Angeles A. Secord, MD, discusses treating patients with platinum-sensitive ovarian cancer.
Angeles A. Secord, MD, gynecologic oncologist, Duke Cancer Center, discusses treating patients with platinum-sensitive ovarian cancer.
Often, patients with platinum-sensitive ovarian cancer do not want to restart chemotherapy, so other therapeutic options are needed, Secord says. The integration of PARP inhibitors into the treatment paradigm has called a need to evaluate patients regarding what frontline treatments they received to determine if they are eligible for a PARP inhibitor, Secord says.
Moreover, patients are evaluated in terms of their biomarkers, including whether they harbor BRCA1/2 mutations or if their tumor is characterized by homologous recombination deficiency or proficiency, also known as genomic instability, Secord explains.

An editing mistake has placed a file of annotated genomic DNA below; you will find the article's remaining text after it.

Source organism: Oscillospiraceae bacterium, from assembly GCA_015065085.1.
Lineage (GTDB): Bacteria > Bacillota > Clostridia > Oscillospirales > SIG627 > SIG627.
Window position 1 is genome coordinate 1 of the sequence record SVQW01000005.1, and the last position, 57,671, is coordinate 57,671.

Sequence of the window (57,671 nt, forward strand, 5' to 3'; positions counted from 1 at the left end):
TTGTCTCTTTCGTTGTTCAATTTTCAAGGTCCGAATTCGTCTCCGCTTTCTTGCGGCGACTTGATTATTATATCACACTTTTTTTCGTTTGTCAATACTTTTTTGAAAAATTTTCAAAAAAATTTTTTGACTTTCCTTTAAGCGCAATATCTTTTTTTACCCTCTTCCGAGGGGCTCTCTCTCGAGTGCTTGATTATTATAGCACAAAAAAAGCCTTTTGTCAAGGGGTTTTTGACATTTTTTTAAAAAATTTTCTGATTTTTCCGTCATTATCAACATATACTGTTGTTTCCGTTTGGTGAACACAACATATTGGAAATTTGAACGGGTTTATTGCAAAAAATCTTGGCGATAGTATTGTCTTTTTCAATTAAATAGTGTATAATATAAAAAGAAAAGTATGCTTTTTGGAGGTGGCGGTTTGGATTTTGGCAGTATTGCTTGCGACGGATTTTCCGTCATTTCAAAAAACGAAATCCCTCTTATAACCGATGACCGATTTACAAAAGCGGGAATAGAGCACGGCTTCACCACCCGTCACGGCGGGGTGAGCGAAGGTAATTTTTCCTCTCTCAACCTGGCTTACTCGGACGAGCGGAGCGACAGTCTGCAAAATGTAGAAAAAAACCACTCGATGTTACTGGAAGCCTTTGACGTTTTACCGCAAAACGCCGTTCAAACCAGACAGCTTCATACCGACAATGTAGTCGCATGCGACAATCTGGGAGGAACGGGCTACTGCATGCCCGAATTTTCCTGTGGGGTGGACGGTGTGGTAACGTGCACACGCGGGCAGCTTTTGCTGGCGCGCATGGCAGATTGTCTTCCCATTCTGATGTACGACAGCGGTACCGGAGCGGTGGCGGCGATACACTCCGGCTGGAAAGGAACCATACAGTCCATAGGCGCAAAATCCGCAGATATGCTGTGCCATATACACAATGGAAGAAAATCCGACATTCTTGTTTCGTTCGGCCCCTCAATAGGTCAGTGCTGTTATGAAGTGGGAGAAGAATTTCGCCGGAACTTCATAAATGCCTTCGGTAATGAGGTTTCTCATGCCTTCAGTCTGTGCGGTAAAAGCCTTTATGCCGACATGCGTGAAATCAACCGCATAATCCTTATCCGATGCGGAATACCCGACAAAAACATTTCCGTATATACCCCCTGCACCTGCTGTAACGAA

Overall, if a patient has not received a PARP inhibitor in the frontline setting and they harbor BRCA1/2 mutations or genomic instability within their tumor, they should be considered for PARP inhibitor therapy. Additionally, the use of bevacizumab (Avastin) as a therapeutic option in the maintenance setting, as well as with concurrent chemotherapy, should also be discussed with the patient, Secord concludes.